He kind of missed some of the point of this whole science thing. The motto of the Royal Society is "Nullius in Verba," or, roughly, "don't take anybody's word for anything," demonstrating the society's commitment to experimentation and data rather than authority and pronouncement.
Which makes Lawson's interpretation of the "freshes" of the Santee and its resulting flooding somewhat charming. We all saw the rain come down in the last week -- we saw the radar and the photographs and so we understood. Lawson, in 1701, got to the mouth of the Santee River, found it with a significant current and in flood, and didn't know what caused the flooding. Evidently they didn't get 20 inches of rain, or surely he'd have mentioned that. Just the same, lack of evidence didn't stop him from surmising that the Santee flooded -- every year at this time, he was told -- because, well, because it snowed up in the mountains (the sources of the Santee do in fact stretch all the way to the Blue Ridge), so that meant that the snow built up without help of the salty sea to melt it, and then when a warm breeze came in it all melted at once and came rushing down the river.
It's not Lawson's greatest mansplain ever (he imagines at one point that flowing over marble is what makes Carolina water blue: "The Springs that feed these Rivulets, lick up some Potions of the Stones in the Brooks; which Dissolution gives this Tincture, as appears in all, or most of the Rivers and Brooks of this Country." Carolina Blue jokes to come). Just the same, it's a pretty good mansplain and he deserves credit. Good description of the flood, not so good on its causes. Here, anyhow, are Lawson's own words: "The next Morning very early, we ferry'd over a Creek that runs near the House; and, after an Hour's Travel in the Woods, we came to the River-side, where we stay'd for the Indian, who was our Guide, and was gone round by Water in a small Canoe, to meet us at that Place we rested at. He came after a small Time, and ferry'd us in that little Vessel over Santee River 4 Miles, and 84 Miles in the Woods, which the over-flowing of the Freshes, which then came down, had made a perfect Sea of, there running an incredible Current in the River, which had cast our small Craft, and us, away, had we not had this Sewee Indian with us; who are excellent Artists in managing these small Canoes.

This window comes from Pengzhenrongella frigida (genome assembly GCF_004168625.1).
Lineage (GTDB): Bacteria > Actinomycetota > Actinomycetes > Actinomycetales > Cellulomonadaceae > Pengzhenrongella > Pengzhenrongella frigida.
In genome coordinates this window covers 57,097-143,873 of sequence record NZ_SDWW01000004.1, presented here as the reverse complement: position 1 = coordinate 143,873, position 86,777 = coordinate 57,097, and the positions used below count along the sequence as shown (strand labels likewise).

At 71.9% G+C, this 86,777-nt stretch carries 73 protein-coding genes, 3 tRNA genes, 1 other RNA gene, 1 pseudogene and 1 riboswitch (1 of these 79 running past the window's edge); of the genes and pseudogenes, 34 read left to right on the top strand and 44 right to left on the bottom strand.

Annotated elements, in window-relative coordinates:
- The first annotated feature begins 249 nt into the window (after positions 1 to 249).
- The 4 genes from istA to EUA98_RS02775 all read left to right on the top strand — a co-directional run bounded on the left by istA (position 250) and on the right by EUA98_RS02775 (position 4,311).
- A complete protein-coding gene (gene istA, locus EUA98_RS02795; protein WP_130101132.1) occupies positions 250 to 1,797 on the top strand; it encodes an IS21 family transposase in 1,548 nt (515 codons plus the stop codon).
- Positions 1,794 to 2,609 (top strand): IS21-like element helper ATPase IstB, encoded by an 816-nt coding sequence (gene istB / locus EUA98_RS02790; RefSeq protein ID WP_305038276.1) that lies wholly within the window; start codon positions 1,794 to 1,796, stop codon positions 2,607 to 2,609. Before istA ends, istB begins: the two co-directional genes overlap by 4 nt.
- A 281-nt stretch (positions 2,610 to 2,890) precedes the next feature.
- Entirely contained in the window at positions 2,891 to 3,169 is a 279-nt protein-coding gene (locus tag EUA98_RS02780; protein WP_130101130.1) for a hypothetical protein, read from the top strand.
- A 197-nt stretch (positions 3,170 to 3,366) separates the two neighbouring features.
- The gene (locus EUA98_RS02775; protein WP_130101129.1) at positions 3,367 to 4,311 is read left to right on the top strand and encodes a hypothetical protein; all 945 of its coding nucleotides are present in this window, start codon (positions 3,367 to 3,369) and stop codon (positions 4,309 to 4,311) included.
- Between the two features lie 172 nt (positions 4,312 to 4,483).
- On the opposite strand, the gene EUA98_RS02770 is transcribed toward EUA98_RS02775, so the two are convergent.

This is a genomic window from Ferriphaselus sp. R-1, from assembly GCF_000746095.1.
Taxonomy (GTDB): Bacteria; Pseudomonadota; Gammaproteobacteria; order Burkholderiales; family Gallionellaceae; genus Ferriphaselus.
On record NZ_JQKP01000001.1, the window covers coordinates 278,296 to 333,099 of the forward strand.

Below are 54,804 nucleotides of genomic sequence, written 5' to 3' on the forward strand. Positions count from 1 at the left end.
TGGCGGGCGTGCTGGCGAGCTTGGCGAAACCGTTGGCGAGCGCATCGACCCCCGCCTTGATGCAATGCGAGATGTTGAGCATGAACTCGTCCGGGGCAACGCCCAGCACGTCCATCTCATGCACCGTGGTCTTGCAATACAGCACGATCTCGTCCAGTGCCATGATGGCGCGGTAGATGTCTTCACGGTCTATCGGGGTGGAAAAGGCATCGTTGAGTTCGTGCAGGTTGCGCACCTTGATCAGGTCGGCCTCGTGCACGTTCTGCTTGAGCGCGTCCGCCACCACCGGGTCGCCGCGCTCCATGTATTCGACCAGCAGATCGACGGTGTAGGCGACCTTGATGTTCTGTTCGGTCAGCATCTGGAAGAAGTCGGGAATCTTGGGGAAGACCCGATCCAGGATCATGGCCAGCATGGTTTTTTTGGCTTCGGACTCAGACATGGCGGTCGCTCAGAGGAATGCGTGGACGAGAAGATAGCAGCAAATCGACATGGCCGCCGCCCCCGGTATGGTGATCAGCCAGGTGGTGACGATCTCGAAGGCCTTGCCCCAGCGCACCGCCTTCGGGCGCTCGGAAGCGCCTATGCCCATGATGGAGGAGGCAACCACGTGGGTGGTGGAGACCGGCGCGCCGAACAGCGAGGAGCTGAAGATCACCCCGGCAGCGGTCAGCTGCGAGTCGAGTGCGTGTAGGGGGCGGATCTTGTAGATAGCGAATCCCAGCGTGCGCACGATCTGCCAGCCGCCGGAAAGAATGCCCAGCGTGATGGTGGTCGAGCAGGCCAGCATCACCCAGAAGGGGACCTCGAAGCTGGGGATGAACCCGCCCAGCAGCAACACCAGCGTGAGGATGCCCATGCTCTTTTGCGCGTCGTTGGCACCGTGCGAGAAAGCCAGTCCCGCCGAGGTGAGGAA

"Santee River, at this Time, (from the usual Depth of Water) was risen perpendicular 36 Foot, always making a Breach from her Banks, about this Season of the Year: The general Opinion of the Cause thereof, is suppos'd to proceed from the overflowing of fresh Water-Lakes that lie near the Head of this River, and others, upon the same Continent: But my Opinion is, that these vast Inundations proceed from the great and repeated Quantities of Snow that falls upon the Mountains, which lie at so great a Distance from the Sea, therefore they have no Help of being dissolv'd by those saline, piercing Particles, as other adjacent Parts near the Ocean receive; and therefore lies and increases to a vast Bulk, until some mild Southerly Breezes coming on a sudden, continue to unlock these frozen Bodies, congeal'd by the North-West Wind, dissipating them in Liquids; and coming down with Impetuosity, fills those Branches that feed these Rivers, and causes this strange Deluge, which oft-times lays under Water the adjacent Parts on both Sides this Current, for several Miles distant from her Banks; tho' theFrench and Indians affir'm'd to me, they never knew such an extraordinary Flood there before."